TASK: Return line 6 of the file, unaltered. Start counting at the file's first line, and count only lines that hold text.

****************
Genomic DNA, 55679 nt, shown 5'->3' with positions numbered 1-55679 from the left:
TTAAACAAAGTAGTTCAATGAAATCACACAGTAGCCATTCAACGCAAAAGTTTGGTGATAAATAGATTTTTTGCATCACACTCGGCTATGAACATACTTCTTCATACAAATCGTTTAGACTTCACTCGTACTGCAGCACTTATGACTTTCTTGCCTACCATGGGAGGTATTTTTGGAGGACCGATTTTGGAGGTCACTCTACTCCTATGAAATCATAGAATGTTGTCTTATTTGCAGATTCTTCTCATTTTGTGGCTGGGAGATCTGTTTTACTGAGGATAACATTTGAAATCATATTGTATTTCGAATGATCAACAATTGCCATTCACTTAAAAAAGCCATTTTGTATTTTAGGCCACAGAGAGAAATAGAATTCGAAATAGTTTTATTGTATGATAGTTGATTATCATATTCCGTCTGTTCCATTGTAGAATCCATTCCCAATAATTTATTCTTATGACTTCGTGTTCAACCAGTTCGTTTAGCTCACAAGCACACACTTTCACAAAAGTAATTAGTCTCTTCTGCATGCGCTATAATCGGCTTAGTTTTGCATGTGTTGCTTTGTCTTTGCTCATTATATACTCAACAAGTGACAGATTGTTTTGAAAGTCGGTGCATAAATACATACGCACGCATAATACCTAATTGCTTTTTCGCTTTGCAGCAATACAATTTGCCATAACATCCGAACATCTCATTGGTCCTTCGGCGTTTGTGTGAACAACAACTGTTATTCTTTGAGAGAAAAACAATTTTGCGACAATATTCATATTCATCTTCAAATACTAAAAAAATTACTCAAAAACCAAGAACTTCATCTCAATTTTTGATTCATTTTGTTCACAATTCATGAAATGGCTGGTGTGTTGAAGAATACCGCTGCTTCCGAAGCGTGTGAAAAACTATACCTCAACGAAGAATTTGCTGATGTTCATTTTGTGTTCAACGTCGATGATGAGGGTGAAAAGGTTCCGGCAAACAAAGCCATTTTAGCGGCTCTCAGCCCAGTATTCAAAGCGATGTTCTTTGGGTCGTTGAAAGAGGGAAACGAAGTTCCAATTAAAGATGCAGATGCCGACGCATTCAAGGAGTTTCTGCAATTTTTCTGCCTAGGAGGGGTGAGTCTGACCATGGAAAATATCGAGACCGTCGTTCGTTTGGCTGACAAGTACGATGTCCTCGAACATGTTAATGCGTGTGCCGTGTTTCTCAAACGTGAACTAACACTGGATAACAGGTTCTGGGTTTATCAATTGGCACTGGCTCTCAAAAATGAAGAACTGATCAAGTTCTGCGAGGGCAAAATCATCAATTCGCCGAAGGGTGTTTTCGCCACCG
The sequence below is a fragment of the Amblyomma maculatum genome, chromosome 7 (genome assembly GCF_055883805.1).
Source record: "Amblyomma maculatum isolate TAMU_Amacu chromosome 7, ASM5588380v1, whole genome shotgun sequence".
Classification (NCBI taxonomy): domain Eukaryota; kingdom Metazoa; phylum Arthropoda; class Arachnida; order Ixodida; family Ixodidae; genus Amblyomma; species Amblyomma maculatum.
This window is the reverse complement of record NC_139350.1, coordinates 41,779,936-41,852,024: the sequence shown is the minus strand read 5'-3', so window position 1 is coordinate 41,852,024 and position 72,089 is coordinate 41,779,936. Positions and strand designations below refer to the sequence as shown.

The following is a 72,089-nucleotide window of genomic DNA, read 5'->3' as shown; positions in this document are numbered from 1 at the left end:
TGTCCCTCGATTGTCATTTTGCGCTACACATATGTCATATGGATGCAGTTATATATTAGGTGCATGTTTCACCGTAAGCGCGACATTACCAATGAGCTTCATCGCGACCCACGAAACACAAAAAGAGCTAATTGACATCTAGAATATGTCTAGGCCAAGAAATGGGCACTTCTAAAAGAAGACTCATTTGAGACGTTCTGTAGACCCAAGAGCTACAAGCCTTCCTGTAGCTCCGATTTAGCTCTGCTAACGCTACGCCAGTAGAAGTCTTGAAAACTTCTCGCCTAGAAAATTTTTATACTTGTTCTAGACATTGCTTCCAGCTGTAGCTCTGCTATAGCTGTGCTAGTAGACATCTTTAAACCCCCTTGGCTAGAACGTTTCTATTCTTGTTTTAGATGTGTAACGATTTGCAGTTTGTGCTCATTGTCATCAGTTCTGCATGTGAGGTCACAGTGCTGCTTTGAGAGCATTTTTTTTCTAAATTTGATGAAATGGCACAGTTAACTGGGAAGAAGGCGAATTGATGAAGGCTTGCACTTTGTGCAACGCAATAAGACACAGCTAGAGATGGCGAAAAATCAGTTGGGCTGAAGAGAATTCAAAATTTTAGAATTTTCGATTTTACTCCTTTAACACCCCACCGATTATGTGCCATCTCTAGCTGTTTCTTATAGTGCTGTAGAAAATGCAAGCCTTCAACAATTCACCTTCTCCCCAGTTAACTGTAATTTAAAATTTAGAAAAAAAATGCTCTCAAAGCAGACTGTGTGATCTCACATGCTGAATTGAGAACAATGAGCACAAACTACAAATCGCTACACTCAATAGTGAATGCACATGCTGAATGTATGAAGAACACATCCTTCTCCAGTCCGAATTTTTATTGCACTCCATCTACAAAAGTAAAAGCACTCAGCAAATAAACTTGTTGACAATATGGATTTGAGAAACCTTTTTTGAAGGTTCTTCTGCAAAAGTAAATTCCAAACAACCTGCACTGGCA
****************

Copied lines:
This window is the reverse complement of record NC_139350.1, coordinates 41,779,936-41,852,024: the sequence shown is the minus strand read 5'-3', so window position 1 is coordinate 41,852,024 and position 72,089 is coordinate 41,779,936. Positions and strand designations below refer to the sequence as shown.